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Five Things to Know as Marketplace Open Enrollment Begins

November 1 marks the start of open enrollment for coverage in the Affordable Care Act (ACA) marketplaces. Despite repeated threats from the White House and congressional Republicans to repeal or undermine the ACA, people across the country should rest assured that they can enroll in comprehensive coverage for 2018. Here are a few things they should keep in mind as they shop for coverage:

  1. Everyone enrolled in a marketplace plan gets preventive benefits such as annual checkups at no cost, coverage for “essential health benefits” (like prescriptions and doctor visits, maternity care, and mental health treatment), and financial protection against significant medical costs due to illness or injury.
  2. The vast majority of marketplace customers are eligible for premium tax credits to help pay for their coverage. Eighty percent of enrollees will have the option to enroll in a plan that costs less than $75 per month after accounting for their tax credits (see chart). The tax credit amounts rise when premiums rise, so most people are protected if their premiums go up. Premium tax credits are only available to people who sign up in marketplace plans such as those available on or through a state-based marketplace.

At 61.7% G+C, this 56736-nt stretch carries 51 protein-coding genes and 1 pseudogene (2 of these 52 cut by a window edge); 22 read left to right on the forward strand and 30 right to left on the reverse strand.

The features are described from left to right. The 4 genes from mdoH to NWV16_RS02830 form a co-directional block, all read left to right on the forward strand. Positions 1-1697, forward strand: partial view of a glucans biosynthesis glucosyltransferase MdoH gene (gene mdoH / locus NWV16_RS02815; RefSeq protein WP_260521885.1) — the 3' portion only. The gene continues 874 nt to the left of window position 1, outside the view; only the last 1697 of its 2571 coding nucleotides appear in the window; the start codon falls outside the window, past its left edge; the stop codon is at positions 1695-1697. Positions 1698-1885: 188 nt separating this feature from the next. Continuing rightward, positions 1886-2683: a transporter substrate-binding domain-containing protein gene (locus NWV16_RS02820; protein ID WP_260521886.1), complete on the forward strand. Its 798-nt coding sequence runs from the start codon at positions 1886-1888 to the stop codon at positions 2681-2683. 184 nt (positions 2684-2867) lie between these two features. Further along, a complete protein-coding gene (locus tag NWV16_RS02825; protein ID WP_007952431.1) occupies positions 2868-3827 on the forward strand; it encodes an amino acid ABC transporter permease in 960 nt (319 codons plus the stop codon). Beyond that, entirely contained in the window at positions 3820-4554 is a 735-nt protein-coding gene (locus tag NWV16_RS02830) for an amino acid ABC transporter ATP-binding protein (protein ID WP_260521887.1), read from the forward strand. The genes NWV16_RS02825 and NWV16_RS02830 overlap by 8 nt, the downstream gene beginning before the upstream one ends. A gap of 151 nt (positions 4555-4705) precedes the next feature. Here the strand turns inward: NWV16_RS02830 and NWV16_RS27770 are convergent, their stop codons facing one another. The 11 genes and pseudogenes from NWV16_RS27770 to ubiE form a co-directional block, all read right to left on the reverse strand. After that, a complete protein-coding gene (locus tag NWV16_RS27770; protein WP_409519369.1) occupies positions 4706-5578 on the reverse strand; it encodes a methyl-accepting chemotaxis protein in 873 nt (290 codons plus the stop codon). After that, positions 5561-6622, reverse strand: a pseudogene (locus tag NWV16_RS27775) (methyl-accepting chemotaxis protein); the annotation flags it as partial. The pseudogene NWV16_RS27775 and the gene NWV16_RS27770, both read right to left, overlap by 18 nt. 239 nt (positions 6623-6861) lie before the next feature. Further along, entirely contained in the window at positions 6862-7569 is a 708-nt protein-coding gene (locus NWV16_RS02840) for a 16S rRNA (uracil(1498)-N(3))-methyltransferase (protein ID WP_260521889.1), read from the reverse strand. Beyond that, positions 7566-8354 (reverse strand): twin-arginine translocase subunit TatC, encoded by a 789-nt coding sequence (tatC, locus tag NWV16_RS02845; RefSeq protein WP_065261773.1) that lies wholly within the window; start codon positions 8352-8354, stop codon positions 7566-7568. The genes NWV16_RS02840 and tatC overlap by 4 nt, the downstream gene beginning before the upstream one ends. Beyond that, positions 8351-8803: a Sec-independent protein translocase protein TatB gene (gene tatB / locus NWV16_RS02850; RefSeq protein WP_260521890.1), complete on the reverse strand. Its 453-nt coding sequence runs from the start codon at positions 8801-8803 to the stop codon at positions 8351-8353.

3. People already enrolled in a marketplace plan should shop for a plan anyway, because they may find a better deal. Even those who liked their 2017 plan might find a new plan that meets their needs but costs less.
  4. The open enrollment period is shorter this year than last, running only from November 1 to December 15. Consumers should shop early, and not wait to start their applications and seek assistance that they may need to enroll. If customers wait until the last minute, they could face long waits as they try to sign up online or they could even miss the opportunity to enroll. While eligible people can enroll in Medicaid and the Children’s Health Insurance Program at any time during the year, marketplace consumers must sign up for plans during open enrollment; only those who lose other coverage or experience significant life changes such as marriage can sign up after open enrollment ends.
  5. Trained and certified consumer assistance groups are available in many places across the country for those who want help completing the application and understanding plan options. Consumers can find help by visiting the Get Covered Connector website.